International Trade Secretary Liam Fox has not ruled out the UK joining a multi-nation Pacific free trade zone after Brexit.
Ministers have held informal talks on joining the Trans-Pacific Partnership, according to the Financial Times.
Britain would be the first member of the trade agreement to not border the Pacific Ocean or the South China Sea.
Mr Fox said the UK wanted to see how the TPP evolved after America's exit from it before making such a move.
In the run-up to Brexit on 29 March 2019, he said his priority was to ensure that the UK continued to derive the full benefits from existing EU trade agreements - and then to work on developing bilateral trade agreements with key partners such as Australia, New Zealand and the US.
The Trans-Pacific Partnership's 11 members are Australia, Mexico, New Zealand, Canada, Chile, Japan, Singapore, Brunei, Peru, Vietnam and Malaysia.
When the agreement was first signed in 2016, it contained measures to lower both non-tariff and tariff barriers to trade and to establish mechanisms to settle disputes between investors from the countries concerned.
But it suffered a serious blow after US President Donald Trump withdrew the US from the agreement last year, reversing the policy of his predecessor Barack Obama.
The treaty is currently being renegotiated under the new title of Comprehensive and Progressive Agreement for Trans-Pacific Partnership, which will require the ratification of its remaining signatories.
Mr Fox, who is on a visit to China, suggested the press reports were "rather overblown" as it was not clear what the reconstituted TPP would "look like".
"It is not full negotiated yet so we will want to see what emerges," he said.
"But, on the other hand, we would be foolish to rule anything out. We know that Asia-Pacific will be a very important market and we know a lot of the global growth in the future will come from there."
Citing forecasts by bodies such as the IMF and OECD that 90% of global growth in trade will come from beyond Europe, he said "we have to look to see where those markets will be".
"We need to look to these big growing international markets. That's where we need to grow our trade and investment because that is what will produce our income as a country in the future."
The 11 TPP signatories accounted for less than 8% of UK exports last year, according to research by the Observatory of Economic Complexity at the Massachusetts Institute of Technology.
Germany, alone, makes up 11%.
Trade Minister Greg Hands told the Financial Times there was no geographical restriction on Britain joining apparently far-flung trade groups.
"Nothing is excluded in all of this," he said. "With these kind of plurilateral relationships, there doesn't have to be any geographical restriction."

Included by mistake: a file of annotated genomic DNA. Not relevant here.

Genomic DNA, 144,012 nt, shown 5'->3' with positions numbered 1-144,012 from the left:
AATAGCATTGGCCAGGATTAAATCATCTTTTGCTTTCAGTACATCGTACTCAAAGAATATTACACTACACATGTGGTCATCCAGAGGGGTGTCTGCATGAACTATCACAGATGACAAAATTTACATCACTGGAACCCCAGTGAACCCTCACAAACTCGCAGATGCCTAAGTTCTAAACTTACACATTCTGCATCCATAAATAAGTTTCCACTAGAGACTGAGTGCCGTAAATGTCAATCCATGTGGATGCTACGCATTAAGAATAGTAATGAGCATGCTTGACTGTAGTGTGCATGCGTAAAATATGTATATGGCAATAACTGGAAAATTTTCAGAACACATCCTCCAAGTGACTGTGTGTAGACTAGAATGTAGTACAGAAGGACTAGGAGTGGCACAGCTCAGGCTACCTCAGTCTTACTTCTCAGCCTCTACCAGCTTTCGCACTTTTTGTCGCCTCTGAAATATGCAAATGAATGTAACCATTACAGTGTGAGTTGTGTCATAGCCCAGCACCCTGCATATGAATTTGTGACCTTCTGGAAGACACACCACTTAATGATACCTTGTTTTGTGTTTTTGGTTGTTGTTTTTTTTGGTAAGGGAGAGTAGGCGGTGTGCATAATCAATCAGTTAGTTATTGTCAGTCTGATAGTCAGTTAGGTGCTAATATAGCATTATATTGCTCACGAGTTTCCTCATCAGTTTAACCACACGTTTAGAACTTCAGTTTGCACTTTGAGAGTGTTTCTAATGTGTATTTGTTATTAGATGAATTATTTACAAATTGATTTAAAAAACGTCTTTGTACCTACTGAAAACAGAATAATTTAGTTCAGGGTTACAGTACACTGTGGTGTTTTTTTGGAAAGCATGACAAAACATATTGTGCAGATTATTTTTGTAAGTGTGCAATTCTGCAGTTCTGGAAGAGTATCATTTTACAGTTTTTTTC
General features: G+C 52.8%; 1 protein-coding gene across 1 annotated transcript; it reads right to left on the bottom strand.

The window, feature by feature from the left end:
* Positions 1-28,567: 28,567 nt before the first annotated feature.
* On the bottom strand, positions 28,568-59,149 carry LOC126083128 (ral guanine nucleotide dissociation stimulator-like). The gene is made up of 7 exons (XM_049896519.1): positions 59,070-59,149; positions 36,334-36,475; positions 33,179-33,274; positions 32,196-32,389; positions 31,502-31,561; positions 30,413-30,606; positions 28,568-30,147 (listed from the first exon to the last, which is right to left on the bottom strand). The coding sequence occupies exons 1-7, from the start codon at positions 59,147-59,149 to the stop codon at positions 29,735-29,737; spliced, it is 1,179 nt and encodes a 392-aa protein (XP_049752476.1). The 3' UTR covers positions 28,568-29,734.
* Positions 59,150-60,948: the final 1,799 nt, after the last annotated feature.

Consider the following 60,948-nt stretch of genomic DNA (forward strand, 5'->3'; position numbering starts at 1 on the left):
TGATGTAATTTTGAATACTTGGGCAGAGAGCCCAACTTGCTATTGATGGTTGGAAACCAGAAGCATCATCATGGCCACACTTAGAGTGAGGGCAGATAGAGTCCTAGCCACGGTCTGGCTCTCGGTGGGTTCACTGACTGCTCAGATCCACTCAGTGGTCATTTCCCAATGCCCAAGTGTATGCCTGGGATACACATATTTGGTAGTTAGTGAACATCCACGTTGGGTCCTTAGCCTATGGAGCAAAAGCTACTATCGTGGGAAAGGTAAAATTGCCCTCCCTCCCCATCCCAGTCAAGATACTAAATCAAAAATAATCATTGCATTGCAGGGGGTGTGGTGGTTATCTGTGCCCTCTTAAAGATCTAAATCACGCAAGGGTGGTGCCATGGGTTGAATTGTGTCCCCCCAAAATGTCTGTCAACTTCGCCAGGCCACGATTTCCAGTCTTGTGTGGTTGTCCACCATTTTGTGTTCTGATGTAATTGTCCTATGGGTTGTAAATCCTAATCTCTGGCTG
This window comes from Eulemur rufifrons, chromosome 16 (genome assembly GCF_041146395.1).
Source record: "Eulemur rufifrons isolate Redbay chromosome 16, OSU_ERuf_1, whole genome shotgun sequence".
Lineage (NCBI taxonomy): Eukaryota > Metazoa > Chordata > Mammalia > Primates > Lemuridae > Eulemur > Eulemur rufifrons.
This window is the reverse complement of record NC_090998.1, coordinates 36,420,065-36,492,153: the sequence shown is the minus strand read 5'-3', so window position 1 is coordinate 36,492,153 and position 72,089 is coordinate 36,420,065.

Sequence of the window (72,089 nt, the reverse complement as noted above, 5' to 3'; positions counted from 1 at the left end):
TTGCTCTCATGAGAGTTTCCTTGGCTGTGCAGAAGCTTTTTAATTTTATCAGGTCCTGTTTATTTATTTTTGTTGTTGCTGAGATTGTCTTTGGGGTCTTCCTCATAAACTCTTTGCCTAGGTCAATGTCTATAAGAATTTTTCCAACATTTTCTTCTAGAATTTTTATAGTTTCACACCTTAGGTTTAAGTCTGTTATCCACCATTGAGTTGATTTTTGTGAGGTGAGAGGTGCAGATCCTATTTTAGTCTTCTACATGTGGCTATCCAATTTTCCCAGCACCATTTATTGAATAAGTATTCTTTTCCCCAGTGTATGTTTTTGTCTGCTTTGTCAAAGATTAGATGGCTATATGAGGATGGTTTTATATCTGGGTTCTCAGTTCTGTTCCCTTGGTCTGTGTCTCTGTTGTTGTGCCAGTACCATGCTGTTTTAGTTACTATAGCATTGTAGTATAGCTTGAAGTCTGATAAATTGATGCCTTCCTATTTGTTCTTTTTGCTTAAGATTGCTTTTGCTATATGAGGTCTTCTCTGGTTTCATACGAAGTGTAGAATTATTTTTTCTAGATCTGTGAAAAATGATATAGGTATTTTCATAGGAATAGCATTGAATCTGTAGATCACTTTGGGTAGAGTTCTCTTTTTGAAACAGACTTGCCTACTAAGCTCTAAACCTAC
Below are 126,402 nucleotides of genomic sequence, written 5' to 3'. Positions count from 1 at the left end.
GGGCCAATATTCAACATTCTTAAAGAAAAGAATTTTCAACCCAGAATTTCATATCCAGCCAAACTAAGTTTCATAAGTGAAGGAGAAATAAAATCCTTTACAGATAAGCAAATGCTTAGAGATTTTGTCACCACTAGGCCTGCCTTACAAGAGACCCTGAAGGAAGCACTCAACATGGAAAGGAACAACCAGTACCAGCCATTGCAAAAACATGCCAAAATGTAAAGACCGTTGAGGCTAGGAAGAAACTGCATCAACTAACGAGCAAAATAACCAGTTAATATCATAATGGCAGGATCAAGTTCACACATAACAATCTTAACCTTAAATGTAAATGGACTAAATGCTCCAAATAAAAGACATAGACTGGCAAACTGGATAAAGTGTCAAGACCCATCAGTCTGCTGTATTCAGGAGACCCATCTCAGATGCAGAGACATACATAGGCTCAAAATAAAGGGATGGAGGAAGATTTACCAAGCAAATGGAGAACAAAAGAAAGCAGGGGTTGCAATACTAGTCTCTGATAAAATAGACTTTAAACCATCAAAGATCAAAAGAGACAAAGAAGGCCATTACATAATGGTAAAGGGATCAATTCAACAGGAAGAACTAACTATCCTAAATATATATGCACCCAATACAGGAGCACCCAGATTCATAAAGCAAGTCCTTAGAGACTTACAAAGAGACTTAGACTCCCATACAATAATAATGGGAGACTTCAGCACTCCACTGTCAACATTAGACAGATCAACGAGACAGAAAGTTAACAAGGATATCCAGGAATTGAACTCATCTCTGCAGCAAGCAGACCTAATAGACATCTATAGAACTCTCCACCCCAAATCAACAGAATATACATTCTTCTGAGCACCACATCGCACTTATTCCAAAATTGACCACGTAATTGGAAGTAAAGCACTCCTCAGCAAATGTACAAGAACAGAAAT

But Lib Dem leader Sir Vince Cable said it would not in any way make up for what he feared would be the economic downsides of Brexit.
"Of course it is right to disown Trump's nationalistic and short-sighted approach to Pacific countries but far-flung trade deals will never compensate for leaving the world's largest market sitting on our doorstep," he said.
And the Foreign Office's former top civil servant Simon Fraser was also dismissive of the idea.
In one of his first executive orders after he became president a year ago, Donald Trump authorised America's withdrawal from the TPP.
Although TPP was never ratified by the US Congress, Mr Trump blamed it and other international trade agreements like Nafta for destroying US jobs and industries by outsourcing them to low-cost competitors.
His predecessor Barack Obama had conversely argued that US membership of agreements like TPP would provide an effective counterweight to Chinese influence in the region.
Speaking during his two-day visit to China, Mr Fox said the UK and China had not "specifically discussed" a future free trade agreement after Brexit but had talked about improving bilateral trade and investment.
He said there were a number of areas to focus on before moving to free trade discussions, such as opening up the country's service sector.
But former Treasury minister, Lord O'Neill, accused ministers of neglecting China at the expense of "fantasy" ideas about boosting trade in the Commonwealth.
The economist, who is now a crossbench peer in the House of Lords, told German newspaper Die Welt that China had approached the UK about a free trade deal after the EU referendum in June 2016 but little had happened since then.
"When the Brexiteers speak of the Commonwealth, they mean Australia, Canada and New Zealand," he said.
"New Zealand's economy is smaller than Greece's. It's kind of fantasy. This year, China is going to grow by 6.7%.
"In nominal GDP dollar terms, China will create a new Australia this year. It will create four New Zealands."
The former Tory minister described leading Brexiteers such as Boris Johnson and Michael Gove as "smart" people who were sadly "clueless" about the world economy.